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Thursday, Feb. 26, 2004 05:23 pm

Movie review

The Passion of the Christ

Jesus, the Lethal Weapon version

Few films have generated as much pre-release fervor as Mel Gibson's The Passion of the Christ, a cinematic lightning rod that's been labeled anti-Semitic and challenged for its excessively violent depiction of the last 12 hours of Jesus Christ's life.

The criticisms are warranted.

In their defense, Gibson and co-screenwriter Benedict Fitzgerald say their script is drawn from the four Gospels. But theirs is a selective reading. For example, each of the Gospels briefly mentions the scourging Jesus was forced to endure, but this becomes the focal point of Passion, a nearly unendurable 10-minute sequence in which Jesus is cut to ribbons. The gore continues in the long trek to Golgotha and during the crucifixion, replete with shots of blood squirting or raining down from his wounds. Equally exaggerated is the film's portrayal of Jews: They're presented as a rage-filled, angry mob and the inclusion of the sympathetic Simon at the end does nothing to negate this harsh portrayal.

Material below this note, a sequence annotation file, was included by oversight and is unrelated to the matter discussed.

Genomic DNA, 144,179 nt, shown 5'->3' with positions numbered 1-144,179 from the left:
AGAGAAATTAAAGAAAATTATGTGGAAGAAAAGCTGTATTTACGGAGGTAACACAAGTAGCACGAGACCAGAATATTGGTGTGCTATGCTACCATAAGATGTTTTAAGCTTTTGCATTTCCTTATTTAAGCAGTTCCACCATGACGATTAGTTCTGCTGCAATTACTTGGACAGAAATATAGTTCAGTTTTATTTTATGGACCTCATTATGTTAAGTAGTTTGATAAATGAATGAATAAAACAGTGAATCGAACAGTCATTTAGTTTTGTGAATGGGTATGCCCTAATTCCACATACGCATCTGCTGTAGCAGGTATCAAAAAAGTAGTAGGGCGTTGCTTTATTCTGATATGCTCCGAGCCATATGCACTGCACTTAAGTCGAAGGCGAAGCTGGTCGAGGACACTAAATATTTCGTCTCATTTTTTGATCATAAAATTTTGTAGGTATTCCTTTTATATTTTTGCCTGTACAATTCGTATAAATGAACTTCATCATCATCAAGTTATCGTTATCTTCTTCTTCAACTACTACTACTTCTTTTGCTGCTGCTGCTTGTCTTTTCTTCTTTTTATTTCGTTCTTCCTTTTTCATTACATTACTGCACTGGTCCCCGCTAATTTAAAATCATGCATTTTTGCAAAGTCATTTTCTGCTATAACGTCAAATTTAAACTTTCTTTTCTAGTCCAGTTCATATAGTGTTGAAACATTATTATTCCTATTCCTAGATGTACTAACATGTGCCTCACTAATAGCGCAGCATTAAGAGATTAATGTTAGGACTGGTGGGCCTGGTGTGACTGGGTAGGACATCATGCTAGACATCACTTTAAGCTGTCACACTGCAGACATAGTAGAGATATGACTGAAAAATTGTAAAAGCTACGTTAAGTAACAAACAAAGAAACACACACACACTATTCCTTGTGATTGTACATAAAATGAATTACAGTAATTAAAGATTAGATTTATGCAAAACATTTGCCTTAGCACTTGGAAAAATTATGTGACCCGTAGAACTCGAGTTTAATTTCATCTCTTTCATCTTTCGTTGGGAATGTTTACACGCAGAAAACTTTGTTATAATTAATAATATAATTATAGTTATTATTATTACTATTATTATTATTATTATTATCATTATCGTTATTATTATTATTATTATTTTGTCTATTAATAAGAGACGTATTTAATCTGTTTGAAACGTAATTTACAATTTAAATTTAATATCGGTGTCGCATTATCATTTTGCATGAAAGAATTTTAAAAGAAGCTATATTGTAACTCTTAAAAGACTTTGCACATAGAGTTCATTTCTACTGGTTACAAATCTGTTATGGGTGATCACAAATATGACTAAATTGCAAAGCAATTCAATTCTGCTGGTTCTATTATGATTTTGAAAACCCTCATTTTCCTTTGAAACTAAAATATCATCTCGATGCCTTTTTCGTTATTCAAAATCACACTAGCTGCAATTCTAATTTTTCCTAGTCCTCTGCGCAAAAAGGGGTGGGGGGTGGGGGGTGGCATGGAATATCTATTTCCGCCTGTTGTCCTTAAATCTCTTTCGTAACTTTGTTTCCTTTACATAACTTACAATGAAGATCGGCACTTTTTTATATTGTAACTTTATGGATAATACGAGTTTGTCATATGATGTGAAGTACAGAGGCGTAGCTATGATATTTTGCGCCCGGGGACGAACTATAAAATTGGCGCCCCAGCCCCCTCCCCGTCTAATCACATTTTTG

Unlike Martin Scorsese's The Last Temptation of Christ, in which the suffering Jesus endures is of a psychological and emotional nature, the sacrifice Gibson's Jesus makes is purely physical. The violence to which he is subjected is portrayed to the point of being gratuitous and manipulative. As a consequence, Passion is more likely to elicit feelings of extreme sorrow and anger than charity and love.

Be that as it may, Gibson is a master filmmaker who uses every cinematic tool at his disposal to present a vividly realistic vision of the ancient world. Passion is enriched by gorgeous cinematography by Caleb Deschanel, who draws on Caravaggio for inspiration, and a marvelous cast led by Jim Caviezel, who gives a heroic and transcendent performance as Jesus.

What other critics are saying. . .

Club Dread [R] A serial killer interrupts the fun at Club Dread, an island paradise for swingers. ShowPlace West, ShowPlace East

Dirty Dancing: Havana Nights [PG-13] An American girl and her parents show up in Cuba just before the Revolution. She meets a local Cuban guy who recognizes her dancing ability. The dilemma: Will she stay or will she go? ShowPlace West

The Fog of War [PG-13] A documentary about the career of former Secretary of Defense Robert McNamara, who served during the Kennedy and Johnson administrations, and who was a key architect of the escalation of the war in Vietnam. Parkway Pointe Art

Twisted [R] Jessica (Ashley Judd) portrays a police detective who finds herself at the center of an investigation after all her past lovers start dying off. To add to the drama, Jessica's dad was a serial killer. "Characters get distorted and motivations warped in this police thriller in order to keep bodies piling up and clues pointing in all directions." (Kirk Honeycutt, Hollywood Reporter) ShowPlace West, ShowPlace East

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